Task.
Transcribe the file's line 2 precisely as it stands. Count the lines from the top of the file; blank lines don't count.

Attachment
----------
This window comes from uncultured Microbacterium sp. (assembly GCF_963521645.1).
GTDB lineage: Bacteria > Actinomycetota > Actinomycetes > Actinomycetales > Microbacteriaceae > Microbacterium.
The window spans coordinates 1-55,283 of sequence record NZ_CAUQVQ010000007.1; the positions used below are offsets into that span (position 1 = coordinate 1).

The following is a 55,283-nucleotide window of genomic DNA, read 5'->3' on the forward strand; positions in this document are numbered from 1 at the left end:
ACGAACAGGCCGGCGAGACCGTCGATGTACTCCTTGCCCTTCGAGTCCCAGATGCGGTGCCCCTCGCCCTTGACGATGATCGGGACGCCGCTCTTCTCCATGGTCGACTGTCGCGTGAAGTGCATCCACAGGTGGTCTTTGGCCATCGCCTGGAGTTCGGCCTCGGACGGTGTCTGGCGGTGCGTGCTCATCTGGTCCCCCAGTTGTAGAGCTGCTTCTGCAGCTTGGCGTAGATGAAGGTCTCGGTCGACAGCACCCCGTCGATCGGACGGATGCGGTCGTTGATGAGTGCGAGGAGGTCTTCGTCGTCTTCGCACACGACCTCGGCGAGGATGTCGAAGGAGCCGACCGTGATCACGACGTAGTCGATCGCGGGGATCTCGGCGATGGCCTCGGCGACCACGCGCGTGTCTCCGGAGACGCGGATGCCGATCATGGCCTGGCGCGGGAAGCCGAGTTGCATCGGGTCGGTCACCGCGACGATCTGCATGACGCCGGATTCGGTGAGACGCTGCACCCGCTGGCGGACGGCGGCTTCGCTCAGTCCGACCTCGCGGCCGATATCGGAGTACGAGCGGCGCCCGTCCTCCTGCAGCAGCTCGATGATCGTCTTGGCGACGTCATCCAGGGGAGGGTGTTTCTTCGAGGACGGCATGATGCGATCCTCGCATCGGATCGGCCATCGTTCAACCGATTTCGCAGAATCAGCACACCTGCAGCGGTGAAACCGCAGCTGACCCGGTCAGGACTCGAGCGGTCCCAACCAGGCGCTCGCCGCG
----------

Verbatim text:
GTDB lineage: Bacteria > Actinomycetota > Actinomycetes > Actinomycetales > Microbacteriaceae > Microbacterium.